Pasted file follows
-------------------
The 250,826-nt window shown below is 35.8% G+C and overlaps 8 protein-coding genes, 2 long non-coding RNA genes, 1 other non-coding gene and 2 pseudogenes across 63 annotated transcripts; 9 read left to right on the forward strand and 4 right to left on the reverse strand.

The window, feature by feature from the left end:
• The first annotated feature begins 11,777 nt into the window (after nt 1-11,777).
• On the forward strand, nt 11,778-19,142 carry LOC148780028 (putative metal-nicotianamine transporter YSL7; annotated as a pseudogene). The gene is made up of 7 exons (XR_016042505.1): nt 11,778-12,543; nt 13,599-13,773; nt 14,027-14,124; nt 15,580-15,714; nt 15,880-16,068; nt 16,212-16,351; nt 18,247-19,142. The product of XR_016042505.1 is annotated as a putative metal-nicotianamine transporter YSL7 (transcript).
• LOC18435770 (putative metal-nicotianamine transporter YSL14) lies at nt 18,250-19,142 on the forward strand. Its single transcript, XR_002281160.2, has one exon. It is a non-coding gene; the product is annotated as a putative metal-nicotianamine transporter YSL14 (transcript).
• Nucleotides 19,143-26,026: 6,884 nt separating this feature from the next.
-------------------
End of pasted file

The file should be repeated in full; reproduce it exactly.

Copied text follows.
The 250,826-nt window shown below is 35.8% G+C and overlaps 8 protein-coding genes, 2 long non-coding RNA genes, 1 other non-coding gene and 2 pseudogenes across 63 annotated transcripts; 9 read left to right on the forward strand and 4 right to left on the reverse strand.

The window, feature by feature from the left end:
• The first annotated feature begins 11,777 nt into the window (after nt 1-11,777).
• On the forward strand, nt 11,778-19,142 carry LOC148780028 (putative metal-nicotianamine transporter YSL7; annotated as a pseudogene). The gene is made up of 7 exons (XR_016042505.1): nt 11,778-12,543; nt 13,599-13,773; nt 14,027-14,124; nt 15,580-15,714; nt 15,880-16,068; nt 16,212-16,351; nt 18,247-19,142. The product of XR_016042505.1 is annotated as a putative metal-nicotianamine transporter YSL7 (transcript).
• LOC18435770 (putative metal-nicotianamine transporter YSL14) lies at nt 18,250-19,142 on the forward strand. Its single transcript, XR_002281160.2, has one exon. It is a non-coding gene; the product is annotated as a putative metal-nicotianamine transporter YSL14 (transcript).
• Nucleotides 19,143-26,026: 6,884 nt separating this feature from the next.